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“Only buy something that you’d be perfectly happy to hold if the market shut down for 10 years.”

— Warren Buffett

The wisdom of Warren Buffett reflects a value-based philosophy about investing that says investors are buying shares in a business, and encourages strategic thinking about investment time horizon. Before placing a buy order for a stock, a great question we can ask is whether we would still be comfortable making the investment if we couldn’t sell it for many years?

A “buy-and-hold” approach may call for a time horizon that spans a long period of time — maybe even lasting for a decade-long holding period. Suppose such a “buy-and-hold” investor had looked into buying shares of Inc (NYSE: CRM) back in 2011. Let’s take a look at how such an investment would have worked out for that buy-and-hold investor:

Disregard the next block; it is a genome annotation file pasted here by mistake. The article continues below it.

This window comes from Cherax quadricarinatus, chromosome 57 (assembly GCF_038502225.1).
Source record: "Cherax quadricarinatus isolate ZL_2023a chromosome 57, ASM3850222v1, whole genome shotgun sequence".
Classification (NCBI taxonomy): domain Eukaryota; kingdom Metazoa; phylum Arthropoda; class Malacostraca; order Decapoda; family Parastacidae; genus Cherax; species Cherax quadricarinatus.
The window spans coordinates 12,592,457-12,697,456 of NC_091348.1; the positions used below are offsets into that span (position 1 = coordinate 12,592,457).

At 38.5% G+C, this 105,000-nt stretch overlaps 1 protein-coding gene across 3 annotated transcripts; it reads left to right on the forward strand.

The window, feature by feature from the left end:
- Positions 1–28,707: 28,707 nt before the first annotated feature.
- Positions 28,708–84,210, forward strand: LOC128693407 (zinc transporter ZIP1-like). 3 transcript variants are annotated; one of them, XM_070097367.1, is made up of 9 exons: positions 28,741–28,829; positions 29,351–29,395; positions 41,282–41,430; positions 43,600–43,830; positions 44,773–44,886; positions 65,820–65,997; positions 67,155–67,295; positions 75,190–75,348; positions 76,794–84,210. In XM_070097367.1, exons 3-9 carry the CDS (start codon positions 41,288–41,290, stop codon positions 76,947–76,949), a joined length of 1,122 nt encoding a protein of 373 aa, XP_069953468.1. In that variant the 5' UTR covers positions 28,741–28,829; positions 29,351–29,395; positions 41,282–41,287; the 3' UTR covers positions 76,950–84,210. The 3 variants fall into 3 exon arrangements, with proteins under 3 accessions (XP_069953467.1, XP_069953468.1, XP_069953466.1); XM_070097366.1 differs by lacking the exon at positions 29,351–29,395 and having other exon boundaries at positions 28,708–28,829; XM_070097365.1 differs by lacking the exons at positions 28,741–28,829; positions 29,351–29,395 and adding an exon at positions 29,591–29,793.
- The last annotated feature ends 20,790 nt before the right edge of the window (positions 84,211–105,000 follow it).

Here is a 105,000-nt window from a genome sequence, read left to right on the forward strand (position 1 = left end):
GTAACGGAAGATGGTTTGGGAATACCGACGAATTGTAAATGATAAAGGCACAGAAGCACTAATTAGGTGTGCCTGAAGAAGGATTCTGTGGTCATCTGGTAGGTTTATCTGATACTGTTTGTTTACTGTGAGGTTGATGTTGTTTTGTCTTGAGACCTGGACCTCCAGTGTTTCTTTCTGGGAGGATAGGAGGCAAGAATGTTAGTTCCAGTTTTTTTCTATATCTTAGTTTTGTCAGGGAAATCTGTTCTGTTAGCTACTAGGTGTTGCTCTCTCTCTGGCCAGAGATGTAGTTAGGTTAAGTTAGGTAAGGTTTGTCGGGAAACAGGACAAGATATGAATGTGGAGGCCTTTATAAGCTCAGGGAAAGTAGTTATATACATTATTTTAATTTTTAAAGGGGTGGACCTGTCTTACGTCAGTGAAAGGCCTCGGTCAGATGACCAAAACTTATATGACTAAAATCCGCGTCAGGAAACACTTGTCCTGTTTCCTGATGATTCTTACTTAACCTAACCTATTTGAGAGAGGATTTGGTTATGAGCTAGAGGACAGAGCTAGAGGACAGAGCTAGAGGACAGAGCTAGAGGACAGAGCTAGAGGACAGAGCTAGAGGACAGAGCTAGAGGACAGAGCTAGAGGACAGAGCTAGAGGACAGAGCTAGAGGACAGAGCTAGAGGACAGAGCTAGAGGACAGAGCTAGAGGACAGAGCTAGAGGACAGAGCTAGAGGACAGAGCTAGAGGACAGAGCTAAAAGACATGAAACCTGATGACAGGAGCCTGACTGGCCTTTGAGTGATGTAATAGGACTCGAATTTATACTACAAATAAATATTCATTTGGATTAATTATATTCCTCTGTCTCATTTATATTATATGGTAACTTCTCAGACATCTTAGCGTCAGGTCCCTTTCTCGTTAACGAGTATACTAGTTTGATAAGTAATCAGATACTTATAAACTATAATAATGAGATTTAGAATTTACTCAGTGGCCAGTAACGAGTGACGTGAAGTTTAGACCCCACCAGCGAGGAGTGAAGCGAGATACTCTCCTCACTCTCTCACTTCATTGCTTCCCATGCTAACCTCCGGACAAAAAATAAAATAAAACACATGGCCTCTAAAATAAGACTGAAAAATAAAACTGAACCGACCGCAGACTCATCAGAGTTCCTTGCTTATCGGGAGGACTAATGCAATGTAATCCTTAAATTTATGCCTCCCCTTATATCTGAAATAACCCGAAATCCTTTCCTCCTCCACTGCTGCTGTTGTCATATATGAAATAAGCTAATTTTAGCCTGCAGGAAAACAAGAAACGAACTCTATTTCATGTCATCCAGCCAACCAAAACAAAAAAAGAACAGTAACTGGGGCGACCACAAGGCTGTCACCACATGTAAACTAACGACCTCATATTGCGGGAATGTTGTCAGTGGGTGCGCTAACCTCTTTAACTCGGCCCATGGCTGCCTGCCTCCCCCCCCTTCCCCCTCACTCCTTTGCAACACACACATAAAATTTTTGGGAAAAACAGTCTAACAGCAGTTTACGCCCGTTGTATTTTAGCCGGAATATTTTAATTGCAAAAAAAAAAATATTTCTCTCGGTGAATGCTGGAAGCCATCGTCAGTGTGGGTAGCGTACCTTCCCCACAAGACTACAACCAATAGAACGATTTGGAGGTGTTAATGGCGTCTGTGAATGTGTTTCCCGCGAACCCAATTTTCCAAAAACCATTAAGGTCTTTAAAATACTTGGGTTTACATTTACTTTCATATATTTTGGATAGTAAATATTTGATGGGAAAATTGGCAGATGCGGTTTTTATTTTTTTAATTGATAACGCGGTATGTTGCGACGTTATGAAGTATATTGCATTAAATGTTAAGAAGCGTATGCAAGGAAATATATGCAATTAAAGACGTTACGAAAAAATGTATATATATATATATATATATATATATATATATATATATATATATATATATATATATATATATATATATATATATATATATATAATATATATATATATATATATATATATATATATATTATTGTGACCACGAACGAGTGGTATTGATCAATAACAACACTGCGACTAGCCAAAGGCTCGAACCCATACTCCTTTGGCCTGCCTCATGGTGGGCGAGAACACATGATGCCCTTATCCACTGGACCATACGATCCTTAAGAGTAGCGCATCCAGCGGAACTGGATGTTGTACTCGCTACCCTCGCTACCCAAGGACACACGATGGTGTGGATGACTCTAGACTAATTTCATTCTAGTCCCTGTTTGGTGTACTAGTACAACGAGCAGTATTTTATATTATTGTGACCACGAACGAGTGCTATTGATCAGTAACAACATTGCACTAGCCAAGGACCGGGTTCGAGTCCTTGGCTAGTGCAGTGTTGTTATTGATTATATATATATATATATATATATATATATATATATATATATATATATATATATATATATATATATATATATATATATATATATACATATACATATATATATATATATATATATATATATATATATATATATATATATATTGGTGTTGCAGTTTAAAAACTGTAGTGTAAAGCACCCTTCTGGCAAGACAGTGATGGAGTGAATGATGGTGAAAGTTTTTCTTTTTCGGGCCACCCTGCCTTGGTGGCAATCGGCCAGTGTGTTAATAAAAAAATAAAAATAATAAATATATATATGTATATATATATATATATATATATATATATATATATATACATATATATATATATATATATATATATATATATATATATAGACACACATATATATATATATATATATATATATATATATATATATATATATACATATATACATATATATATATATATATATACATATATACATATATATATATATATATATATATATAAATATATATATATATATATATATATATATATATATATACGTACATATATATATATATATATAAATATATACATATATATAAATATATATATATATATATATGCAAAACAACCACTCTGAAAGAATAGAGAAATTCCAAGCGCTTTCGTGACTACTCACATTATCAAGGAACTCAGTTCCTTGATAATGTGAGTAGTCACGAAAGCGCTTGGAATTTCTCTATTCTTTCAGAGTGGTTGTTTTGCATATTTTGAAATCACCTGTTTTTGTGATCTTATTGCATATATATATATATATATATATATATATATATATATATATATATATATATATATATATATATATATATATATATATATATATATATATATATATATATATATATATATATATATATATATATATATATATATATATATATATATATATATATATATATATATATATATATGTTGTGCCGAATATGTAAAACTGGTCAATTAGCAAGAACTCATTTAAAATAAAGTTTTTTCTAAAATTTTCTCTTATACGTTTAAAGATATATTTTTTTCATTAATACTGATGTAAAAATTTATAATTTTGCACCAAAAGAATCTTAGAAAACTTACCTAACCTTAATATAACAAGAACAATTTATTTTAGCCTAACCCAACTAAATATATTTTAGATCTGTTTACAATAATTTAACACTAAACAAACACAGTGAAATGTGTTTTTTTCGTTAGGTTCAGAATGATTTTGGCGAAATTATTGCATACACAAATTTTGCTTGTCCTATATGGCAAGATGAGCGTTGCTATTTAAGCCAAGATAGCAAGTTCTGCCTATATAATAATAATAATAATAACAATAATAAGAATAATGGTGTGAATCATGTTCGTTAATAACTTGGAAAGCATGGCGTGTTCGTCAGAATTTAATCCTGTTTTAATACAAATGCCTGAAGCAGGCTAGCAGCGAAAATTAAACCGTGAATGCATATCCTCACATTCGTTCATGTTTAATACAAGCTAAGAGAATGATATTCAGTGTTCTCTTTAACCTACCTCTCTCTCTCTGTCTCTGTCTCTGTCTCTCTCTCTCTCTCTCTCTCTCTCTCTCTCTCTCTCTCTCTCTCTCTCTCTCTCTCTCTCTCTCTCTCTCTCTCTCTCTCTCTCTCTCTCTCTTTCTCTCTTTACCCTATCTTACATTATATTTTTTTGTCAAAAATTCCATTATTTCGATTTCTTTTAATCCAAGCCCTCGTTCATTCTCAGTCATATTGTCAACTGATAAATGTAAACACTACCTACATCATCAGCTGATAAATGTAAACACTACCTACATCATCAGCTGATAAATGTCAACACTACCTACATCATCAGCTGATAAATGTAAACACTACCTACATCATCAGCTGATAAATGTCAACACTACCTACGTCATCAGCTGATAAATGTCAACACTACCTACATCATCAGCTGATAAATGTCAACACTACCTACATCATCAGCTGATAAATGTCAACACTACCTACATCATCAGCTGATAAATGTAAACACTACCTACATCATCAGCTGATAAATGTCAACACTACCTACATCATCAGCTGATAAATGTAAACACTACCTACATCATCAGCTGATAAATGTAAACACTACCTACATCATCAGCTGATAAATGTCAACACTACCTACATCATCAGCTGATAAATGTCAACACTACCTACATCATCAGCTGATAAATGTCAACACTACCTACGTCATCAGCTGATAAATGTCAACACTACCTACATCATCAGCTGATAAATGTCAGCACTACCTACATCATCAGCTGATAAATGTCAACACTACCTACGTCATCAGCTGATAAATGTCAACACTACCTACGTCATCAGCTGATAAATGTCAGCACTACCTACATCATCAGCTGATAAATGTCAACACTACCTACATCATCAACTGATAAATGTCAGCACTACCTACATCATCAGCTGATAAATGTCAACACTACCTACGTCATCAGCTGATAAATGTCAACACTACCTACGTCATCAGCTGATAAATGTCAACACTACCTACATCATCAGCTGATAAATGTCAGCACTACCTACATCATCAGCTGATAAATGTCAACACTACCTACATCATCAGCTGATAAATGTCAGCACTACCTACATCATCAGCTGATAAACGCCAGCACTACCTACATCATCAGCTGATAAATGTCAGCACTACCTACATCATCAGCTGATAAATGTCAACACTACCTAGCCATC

Start date: 02/23/2011


End date: 02/22/2021
Start price/share: $33.34
End price/share: $240.95
Starting shares: 299.94
Ending shares: 299.94
Dividends reinvested/share: $0.00
Total return: 622.71%
Average annual return: 21.86%
Starting investment: $10,000.00
Ending investment: $72,290.66

As we can see, the decade-long investment result worked out exceptionally well, with an annualized rate of return of 21.86%. This would have turned a $10K investment made 10 years ago into $72,290.66 today (as of 02/22/2021). On a total return basis, that’s a result of 622.71% (something to think about: how might CRM shares perform over the next 10 years?). [These numbers were computed with the Dividend Channel DRIP Returns Calculator.]

More investment wisdom to ponder:
“Never test the depth of a river with both feet.” — Warren Buffett